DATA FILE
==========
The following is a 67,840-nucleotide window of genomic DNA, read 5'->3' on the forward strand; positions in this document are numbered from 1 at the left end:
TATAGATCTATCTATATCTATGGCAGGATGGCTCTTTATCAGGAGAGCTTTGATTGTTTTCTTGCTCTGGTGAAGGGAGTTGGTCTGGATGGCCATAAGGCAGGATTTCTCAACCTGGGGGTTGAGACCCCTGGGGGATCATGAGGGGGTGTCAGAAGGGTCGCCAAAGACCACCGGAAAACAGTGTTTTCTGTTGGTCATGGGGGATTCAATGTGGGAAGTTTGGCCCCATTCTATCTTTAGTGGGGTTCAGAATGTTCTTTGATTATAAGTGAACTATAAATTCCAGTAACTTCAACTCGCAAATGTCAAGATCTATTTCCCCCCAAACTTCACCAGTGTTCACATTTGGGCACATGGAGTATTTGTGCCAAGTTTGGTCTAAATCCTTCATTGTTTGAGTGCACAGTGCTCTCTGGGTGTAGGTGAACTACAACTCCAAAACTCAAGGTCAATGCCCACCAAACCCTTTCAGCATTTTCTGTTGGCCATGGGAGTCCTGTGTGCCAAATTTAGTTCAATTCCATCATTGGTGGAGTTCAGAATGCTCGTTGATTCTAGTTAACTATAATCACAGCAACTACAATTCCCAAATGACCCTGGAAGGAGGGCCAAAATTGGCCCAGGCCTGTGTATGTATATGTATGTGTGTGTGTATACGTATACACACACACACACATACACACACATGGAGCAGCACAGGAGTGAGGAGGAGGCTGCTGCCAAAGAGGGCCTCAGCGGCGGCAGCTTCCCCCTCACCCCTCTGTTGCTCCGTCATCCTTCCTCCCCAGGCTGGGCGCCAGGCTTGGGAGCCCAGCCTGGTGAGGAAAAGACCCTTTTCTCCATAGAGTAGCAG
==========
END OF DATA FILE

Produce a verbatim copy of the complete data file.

The following is a 67,840-nucleotide window of genomic DNA, read 5'->3' on the forward strand; positions in this document are numbered from 1 at the left end:
TATAGATCTATCTATATCTATGGCAGGATGGCTCTTTATCAGGAGAGCTTTGATTGTTTTCTTGCTCTGGTGAAGGGAGTTGGTCTGGATGGCCATAAGGCAGGATTTCTCAACCTGGGGGTTGAGACCCCTGGGGGATCATGAGGGGGTGTCAGAAGGGTCGCCAAAGACCACCGGAAAACAGTGTTTTCTGTTGGTCATGGGGGATTCAATGTGGGAAGTTTGGCCCCATTCTATCTTTAGTGGGGTTCAGAATGTTCTTTGATTATAAGTGAACTATAAATTCCAGTAACTTCAACTCGCAAATGTCAAGATCTATTTCCCCCCAAACTTCACCAGTGTTCACATTTGGGCACATGGAGTATTTGTGCCAAGTTTGGTCTAAATCCTTCATTGTTTGAGTGCACAGTGCTCTCTGGGTGTAGGTGAACTACAACTCCAAAACTCAAGGTCAATGCCCACCAAACCCTTTCAGCATTTTCTGTTGGCCATGGGAGTCCTGTGTGCCAAATTTAGTTCAATTCCATCATTGGTGGAGTTCAGAATGCTCGTTGATTCTAGTTAACTATAATCACAGCAACTACAATTCCCAAATGACCCTGGAAGGAGGGCCAAAATTGGCCCAGGCCTGTGTATGTATATGTATGTGTGTGTGTATACGTATACACACACACACACATACACACACATGGAGCAGCACAGGAGTGAGGAGGAGGCTGCTGCCAAAGAGGGCCTCAGCGGCGGCAGCTTCCCCCTCACCCCTCTGTTGCTCCGTCATCCTTCCTCCCCAGGCTGGGCGCCAGGCTTGGGAGCCCAGCCTGGTGAGGAAAAGACCCTTTTCTCCATAGAGTAGCAG